Shanahan: To beat China, we need Space Force, Space Command, Space Development Agency
In an April 9 keynote speech at the 35th Space Symposium, Acting Defense Secretary Patrick Shanahan laid out his most forceful case to date for the establishment of a new military branch for space.
Shanahan argued that standing up a Space Force — along with a U.S. Space Command and a Space Development Agency — is what it will take to ensure the United States stays ahead of adversaries that are advancing their space capabilities.
He cast the issue as a matter of both national and economic security.
Most of the substance of Shanahan’s remarks were about the Space Development Agency, a new organization stood up March 12 and led by former DARPA official Fred Kennedy. Shanahan has made the new agency one of his signature issues. The work of the SDA is not just important to national security but also to the nation’s space economy, he said.
“In addition to the threat, we also see thousands of satellites going into space in the next few years as the cost of launch continues to come down and space technology rapidly advances,” he said. “This will unlock new opportunities and increase the importance of space for the American economy,” Shanahan said.
“Unfortunately, the department is not moving fast enough to stay ahead.”
The Space Development Agency is “what I call the pacing element of our plan,” he said. “The SDA will focus on developing and delivering the next generation of space-based communications and Earth observation, while existing organizations continue their current efforts. Further, the SDA will help consolidate space efforts so resources are invested more efficiently, he said. Currently, the U.S. military relies on a patchwork of satellite systems, for example, in addition to spot-market buys of commercial bandwidth. “The result is we have deployed over 130 different types of wideband terminals, in addition to narrowband and protected satcom terminals.”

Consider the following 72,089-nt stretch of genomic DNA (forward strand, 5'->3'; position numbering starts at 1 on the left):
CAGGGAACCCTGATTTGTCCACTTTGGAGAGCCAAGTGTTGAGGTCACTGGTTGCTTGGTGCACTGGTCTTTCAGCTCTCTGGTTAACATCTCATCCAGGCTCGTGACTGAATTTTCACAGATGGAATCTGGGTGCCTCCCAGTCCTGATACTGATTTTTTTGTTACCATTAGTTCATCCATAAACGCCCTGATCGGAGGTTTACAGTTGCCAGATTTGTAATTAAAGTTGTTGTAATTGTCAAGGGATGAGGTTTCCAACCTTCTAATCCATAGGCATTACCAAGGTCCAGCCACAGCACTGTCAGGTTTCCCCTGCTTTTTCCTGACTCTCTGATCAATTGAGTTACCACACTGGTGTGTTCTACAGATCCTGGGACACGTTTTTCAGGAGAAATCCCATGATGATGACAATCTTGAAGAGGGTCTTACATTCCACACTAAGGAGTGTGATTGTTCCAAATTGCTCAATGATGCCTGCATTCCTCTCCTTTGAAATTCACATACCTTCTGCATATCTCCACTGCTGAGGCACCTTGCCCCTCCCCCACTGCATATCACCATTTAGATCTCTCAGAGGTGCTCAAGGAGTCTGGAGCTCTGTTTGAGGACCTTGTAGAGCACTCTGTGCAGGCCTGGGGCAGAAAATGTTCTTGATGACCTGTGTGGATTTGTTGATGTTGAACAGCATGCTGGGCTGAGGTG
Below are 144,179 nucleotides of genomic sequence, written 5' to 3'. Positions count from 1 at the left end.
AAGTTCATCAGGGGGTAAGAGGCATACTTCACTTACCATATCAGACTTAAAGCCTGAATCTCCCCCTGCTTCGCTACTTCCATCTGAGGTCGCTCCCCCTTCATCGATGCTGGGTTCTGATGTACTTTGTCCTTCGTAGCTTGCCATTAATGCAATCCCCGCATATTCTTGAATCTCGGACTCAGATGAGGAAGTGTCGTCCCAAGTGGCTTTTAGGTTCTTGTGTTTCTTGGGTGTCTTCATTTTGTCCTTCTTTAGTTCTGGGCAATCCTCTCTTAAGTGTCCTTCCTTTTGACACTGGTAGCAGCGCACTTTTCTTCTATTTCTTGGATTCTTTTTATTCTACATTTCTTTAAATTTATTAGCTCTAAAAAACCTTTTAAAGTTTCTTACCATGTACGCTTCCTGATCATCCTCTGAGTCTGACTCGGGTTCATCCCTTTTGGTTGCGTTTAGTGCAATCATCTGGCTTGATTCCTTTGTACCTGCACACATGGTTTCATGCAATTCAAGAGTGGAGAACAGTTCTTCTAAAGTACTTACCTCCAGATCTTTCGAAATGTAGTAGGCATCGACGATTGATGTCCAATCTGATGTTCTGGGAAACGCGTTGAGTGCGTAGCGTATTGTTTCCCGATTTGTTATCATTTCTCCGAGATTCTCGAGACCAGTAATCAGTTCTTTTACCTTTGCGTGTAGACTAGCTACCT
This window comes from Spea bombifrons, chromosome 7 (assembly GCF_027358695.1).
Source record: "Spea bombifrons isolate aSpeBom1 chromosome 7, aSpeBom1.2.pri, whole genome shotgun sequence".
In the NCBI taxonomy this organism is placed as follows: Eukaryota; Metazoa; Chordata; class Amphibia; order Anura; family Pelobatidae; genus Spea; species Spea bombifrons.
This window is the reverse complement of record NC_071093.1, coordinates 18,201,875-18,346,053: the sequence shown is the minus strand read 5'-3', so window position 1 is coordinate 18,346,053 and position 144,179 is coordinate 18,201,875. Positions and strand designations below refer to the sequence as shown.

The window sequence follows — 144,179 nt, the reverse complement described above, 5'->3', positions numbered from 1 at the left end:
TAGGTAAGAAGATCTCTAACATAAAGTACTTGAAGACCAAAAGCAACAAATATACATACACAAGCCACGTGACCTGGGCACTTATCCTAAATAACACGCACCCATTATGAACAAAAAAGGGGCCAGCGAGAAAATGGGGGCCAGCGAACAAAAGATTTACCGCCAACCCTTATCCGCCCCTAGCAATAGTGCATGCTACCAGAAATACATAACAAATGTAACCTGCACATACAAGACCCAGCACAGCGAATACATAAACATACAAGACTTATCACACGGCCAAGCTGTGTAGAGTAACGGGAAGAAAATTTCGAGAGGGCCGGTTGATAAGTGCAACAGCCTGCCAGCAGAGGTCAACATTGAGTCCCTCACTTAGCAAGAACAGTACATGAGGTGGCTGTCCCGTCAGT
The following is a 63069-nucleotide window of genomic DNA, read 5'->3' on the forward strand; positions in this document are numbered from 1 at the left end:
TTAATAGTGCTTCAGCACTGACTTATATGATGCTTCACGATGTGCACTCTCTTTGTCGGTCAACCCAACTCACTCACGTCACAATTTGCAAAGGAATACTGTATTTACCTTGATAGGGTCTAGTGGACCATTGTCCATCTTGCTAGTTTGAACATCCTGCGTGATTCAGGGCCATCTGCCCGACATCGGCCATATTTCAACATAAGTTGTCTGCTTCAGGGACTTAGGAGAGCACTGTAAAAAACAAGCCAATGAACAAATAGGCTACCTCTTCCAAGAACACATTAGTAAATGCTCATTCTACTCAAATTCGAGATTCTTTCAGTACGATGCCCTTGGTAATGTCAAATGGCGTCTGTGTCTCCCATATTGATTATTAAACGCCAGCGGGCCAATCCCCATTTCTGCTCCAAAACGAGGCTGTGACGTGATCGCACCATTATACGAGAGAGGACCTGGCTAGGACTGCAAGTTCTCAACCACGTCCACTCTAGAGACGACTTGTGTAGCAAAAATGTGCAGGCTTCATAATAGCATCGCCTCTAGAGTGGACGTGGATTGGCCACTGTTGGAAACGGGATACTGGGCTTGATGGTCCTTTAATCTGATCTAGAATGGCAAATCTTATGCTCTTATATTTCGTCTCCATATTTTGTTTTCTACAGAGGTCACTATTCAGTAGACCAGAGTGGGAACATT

SDA will “harness the innovation and investment that is taking place in commercial space,” said Shanahan. “DoD must leverage the private sector investment. … Our space R&D needs to include our own research and development as well as ‘rip off and deploy’ commercial market innovations.”
He said SDA will “judiciously combine commercial innovations with exquisite capabilities unique to DoD.”
On the Space Force, he said it is necessary to “grow our margin of dominance in space to protect our $19 trillion dollar economy and ensure access for our warfighter.s”The United States, said Shanahan, is in an era of “great power competition, and the next major conflict may be won or lost in space.”
Shanahan mentioned China and Russia as space rivals that are developing powerful anti-satellite weapons that they could aim at U.S. spacecraft. “The PLA [China’s People’s Liberation Army] is also deploying directed energy weapons, and we expect them to field a ground-based laser system aimed at low Earth orbit space sensors by next year.”
A centralized focus on space under a dedicated space branch is necessary, he said. The Pentagon cannot confront the contested space environment with a dozen different organizations, he said. A single senior leader in the Pentagon should be accountable for space.
SASC hearing April 11
Shanahan’s speech was a warm-up act of sorts two days before he is scheduled to testify before the Senate Armed Services Committee. Some lawmakers remain skeptical that a new military service is needed, and expect DoD officials at the April 11 to explain how a Space Force would solve lagging innovation and disjointed management of space programs rather than add bureaucracy.
Shanahan, in his speech, that the solution requires all three legs: a service, a combatant command and a space agency to develop technology faster than current organizations.
U.S. Space Command will focus on space war doctrine and strategies whereas the Space Force will “build a professional development system that recruits technical talent, educates them in space from the beginning, and provides a clear promotion path,” said Shanahan.
He also addressed on the key objections that members of Congress have raised, which is the cost of a new branch and the additional bureaucracy it brings. “By creating the new service inside the Air Force, the additional cost is less than one-tenth of one percent of the DoD budget,” he said. “The Space Force will cost about $1.50 per American per year.”